The Geology of Highgate Wood and Queen’s Wood by Diana Clements
Highgate Wood and Queen’s Wood have been designated a RIGS (Regionally Important Geological Site) by the London Geodiversity Partnership. A glance at the BGS 1:50,000 North London map may cause you to wonder why; the only rock-type mentioned is London Clay and it is adjacent to Hampstead Heath where geology is much more in evidence.
Why then was there a Romano-British pottery site on the highest point of Highgate Wood? London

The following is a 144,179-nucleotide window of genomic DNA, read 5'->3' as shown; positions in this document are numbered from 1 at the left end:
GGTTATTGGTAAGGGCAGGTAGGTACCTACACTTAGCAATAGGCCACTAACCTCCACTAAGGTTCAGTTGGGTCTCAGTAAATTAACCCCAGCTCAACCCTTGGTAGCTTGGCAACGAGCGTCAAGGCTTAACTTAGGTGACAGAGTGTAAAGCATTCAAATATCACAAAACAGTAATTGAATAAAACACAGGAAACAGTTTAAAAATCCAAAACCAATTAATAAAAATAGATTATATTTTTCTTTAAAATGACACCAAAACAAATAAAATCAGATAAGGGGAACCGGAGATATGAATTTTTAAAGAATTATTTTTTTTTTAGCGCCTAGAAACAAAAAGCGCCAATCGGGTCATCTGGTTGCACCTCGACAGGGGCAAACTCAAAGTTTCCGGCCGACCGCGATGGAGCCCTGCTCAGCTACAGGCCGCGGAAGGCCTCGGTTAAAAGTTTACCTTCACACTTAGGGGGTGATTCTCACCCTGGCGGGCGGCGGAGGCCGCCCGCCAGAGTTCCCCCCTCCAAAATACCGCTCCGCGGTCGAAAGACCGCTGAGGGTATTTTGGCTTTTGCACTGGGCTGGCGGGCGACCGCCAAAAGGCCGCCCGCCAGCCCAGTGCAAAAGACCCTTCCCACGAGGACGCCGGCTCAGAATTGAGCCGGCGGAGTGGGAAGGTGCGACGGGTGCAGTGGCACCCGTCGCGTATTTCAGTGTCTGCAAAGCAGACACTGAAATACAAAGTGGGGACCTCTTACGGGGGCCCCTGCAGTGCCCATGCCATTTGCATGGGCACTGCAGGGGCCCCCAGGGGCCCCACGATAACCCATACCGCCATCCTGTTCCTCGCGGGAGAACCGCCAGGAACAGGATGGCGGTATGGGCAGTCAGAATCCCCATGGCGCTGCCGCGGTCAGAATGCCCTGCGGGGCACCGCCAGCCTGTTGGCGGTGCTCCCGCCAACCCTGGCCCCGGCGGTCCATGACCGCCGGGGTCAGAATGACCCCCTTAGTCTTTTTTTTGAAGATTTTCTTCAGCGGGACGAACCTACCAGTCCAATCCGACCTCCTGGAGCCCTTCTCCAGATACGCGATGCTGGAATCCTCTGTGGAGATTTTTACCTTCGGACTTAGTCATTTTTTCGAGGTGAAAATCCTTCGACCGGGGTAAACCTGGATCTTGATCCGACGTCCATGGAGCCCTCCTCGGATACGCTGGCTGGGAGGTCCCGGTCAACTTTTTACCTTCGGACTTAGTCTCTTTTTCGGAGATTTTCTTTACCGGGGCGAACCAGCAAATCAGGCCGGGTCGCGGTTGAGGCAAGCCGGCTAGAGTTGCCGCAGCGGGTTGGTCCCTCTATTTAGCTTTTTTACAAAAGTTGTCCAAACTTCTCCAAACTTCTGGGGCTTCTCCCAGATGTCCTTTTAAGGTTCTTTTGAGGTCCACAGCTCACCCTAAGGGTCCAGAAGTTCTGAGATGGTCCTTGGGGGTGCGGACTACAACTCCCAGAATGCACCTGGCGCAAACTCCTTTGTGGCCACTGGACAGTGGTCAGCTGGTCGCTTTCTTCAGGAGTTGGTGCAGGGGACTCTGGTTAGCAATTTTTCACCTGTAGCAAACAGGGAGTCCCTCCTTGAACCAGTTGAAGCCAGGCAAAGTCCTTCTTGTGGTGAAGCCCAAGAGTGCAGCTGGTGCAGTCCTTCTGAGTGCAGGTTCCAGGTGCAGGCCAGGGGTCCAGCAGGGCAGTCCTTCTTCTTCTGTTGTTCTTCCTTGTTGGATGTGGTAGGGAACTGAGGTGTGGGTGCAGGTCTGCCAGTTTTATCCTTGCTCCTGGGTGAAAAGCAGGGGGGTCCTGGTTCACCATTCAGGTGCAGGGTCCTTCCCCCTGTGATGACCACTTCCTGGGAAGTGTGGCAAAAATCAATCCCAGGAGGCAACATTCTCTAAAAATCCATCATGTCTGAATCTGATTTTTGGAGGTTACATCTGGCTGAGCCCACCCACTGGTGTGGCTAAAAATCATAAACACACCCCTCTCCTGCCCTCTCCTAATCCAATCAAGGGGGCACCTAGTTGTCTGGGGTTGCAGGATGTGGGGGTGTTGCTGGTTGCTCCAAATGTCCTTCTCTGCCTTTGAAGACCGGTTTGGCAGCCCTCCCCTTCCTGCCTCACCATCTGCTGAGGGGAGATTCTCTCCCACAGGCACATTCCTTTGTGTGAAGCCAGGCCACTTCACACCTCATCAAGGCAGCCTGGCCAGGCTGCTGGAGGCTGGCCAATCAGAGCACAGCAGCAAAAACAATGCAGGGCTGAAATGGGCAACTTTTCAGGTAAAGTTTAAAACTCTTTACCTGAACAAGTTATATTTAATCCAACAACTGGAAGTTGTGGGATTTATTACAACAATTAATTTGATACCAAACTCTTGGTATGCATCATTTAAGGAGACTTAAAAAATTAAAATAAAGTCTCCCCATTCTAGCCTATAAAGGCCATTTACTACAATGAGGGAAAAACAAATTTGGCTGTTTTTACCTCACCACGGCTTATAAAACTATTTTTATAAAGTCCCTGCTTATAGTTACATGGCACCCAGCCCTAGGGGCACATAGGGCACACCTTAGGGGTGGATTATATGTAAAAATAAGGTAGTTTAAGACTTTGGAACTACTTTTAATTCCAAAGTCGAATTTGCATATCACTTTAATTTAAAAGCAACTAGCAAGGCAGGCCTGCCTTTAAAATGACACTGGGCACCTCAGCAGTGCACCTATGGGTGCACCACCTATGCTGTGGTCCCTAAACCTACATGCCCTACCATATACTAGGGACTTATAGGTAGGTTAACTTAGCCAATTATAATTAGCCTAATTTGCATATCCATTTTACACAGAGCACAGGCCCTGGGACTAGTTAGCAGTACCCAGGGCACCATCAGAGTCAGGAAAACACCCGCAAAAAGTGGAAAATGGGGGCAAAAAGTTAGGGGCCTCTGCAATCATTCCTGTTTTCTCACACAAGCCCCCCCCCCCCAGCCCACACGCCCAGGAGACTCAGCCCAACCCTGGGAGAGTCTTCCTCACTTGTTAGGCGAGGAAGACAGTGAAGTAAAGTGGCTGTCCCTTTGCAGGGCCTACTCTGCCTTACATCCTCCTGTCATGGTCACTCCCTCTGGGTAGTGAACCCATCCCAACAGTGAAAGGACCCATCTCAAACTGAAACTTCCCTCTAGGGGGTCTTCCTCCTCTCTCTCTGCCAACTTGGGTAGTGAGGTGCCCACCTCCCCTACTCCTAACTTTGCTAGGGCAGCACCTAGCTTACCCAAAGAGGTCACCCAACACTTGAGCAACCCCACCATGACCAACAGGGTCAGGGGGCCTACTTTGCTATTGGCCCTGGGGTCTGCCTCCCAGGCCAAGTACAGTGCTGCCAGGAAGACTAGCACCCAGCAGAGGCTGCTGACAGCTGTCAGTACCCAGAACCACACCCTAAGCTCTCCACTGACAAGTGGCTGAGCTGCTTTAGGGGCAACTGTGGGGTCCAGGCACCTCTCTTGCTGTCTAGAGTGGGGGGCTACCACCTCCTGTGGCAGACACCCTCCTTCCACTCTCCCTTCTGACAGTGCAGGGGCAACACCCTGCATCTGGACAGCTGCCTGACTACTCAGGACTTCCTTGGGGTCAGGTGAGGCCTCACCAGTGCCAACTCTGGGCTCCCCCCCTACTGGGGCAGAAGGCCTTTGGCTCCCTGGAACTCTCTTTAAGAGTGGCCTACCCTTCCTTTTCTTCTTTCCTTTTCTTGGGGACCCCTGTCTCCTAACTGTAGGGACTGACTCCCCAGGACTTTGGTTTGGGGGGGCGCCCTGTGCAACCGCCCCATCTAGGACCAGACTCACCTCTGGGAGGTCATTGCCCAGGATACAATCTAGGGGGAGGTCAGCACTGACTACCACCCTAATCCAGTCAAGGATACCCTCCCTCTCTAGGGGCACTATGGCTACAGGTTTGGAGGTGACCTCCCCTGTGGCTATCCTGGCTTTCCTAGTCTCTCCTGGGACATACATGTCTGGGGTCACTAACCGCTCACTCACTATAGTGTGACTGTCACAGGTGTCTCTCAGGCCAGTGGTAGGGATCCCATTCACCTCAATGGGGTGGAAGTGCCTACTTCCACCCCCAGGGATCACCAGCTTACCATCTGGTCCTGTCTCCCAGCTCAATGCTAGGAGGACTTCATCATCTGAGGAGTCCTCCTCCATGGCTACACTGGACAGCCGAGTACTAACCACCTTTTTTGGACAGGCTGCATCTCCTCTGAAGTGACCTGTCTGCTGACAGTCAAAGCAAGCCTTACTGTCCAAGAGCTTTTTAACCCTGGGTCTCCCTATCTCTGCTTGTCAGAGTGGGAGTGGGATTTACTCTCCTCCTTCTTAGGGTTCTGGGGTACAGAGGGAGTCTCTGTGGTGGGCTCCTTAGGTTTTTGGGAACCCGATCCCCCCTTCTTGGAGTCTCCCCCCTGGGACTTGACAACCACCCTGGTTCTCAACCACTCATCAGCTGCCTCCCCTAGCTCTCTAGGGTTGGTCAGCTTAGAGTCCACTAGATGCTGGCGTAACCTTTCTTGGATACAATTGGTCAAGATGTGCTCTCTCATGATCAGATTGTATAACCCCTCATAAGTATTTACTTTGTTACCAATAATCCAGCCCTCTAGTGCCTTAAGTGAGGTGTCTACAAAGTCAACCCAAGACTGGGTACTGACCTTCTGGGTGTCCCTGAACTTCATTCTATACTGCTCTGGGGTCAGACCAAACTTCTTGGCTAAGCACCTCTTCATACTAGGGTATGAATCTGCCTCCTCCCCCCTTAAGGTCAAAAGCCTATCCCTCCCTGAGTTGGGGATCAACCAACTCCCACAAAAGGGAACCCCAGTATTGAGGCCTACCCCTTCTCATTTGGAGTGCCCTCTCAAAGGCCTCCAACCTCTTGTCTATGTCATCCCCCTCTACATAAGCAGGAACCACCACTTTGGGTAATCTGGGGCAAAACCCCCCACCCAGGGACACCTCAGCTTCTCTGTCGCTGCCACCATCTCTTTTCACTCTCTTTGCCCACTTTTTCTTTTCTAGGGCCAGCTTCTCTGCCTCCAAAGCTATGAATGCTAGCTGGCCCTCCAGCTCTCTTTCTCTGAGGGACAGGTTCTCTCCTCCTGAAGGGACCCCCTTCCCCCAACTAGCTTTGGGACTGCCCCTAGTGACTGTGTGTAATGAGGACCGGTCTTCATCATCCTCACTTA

Clay is not a particularly good potting clay whereas the overlying Claygate Member at the top of the London Clay Formation has provided most of the traditional yellow London Stock bricks for the 19th century housing in the area. Exposures circle Hampstead Heath and many of the brick pits are labelled on the 1920s 6 inch maps of the area. Tell-tale contorted, blackened and welded bricks in garden walls indicate brickmaking in the close vicinity; the bricks were not of sufficient quality to travel far and were made more or less where the clay was dug and stacked into large clamps for firing. The over-burnt bricks came from the centre of the clamp. The Claygate Beds are a more sandy facies than the underlying London Clay and indicate a shallowing-up sequence of alternating silt and fine-grained sand, becoming progressively sandier towards the top. It is the coarser nature of these beds that make them suitable for brickmaking and potting generally which points to the probable reason why the Romano-British pottery site is situated here.